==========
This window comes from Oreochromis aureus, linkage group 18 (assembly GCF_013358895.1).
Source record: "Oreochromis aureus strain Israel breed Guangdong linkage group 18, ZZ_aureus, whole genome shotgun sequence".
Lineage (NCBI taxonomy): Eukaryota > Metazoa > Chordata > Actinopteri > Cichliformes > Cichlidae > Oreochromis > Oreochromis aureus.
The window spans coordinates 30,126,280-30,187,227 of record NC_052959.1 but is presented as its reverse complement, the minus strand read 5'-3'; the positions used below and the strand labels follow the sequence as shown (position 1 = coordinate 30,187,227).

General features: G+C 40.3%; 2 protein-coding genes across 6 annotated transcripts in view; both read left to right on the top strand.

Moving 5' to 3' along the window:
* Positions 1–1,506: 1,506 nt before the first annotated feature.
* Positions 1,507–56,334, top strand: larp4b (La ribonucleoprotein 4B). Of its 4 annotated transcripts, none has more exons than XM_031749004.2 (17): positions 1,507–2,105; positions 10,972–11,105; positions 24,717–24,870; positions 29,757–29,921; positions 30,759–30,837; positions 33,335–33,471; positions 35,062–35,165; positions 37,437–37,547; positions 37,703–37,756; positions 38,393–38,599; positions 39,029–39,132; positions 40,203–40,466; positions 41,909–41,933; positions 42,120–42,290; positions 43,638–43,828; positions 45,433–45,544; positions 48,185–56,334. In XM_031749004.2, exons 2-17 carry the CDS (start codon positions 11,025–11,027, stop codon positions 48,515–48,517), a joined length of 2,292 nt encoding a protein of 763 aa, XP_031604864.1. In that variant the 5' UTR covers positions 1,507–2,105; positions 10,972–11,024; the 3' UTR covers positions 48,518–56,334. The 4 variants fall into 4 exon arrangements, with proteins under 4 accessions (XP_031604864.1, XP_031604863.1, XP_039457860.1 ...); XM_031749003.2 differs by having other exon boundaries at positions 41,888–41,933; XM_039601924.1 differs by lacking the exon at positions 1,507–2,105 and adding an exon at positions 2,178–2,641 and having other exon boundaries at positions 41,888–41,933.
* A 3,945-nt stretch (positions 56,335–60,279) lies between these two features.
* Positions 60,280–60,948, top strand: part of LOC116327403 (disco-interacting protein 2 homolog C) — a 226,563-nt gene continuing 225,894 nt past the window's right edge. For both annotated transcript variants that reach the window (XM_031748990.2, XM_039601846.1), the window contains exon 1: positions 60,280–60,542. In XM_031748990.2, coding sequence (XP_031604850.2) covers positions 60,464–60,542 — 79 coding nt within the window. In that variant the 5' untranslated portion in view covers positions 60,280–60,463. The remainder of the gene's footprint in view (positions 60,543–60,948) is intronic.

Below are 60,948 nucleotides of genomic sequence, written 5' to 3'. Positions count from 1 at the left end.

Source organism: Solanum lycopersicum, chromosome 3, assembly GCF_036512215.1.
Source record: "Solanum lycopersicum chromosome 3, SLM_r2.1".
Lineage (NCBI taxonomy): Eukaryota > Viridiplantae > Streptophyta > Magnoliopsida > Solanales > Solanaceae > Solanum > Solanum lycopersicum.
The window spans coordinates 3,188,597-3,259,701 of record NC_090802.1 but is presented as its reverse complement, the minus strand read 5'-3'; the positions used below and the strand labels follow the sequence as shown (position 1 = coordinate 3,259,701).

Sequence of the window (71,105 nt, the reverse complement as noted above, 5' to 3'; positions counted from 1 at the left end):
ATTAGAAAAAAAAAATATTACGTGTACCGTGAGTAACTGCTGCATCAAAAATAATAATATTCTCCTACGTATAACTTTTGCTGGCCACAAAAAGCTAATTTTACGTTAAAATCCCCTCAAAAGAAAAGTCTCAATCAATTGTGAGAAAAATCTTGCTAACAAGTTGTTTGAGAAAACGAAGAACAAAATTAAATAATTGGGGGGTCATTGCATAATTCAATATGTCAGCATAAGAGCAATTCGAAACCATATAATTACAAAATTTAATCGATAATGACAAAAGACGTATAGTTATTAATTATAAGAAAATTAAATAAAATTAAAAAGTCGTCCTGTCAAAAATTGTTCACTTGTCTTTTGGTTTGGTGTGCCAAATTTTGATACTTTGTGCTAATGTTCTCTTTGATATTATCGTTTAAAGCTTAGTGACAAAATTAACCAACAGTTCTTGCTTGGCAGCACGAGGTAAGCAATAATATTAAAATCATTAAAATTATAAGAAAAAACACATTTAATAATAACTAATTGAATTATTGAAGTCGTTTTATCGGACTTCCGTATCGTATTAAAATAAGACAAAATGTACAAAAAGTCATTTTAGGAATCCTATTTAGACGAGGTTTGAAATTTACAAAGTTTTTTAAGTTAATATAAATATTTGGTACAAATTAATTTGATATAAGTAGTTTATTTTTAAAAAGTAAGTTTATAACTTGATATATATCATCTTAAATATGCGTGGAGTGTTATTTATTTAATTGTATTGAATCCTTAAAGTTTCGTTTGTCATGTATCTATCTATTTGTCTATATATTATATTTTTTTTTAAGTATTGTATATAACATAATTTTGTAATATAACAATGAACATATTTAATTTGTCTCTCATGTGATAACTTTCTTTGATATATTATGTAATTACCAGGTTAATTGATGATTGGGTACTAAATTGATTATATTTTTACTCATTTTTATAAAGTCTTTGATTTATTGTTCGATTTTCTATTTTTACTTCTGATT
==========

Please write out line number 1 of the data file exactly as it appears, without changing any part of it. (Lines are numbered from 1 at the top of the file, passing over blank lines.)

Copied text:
This window comes from Oreochromis aureus, linkage group 18 (assembly GCF_013358895.1).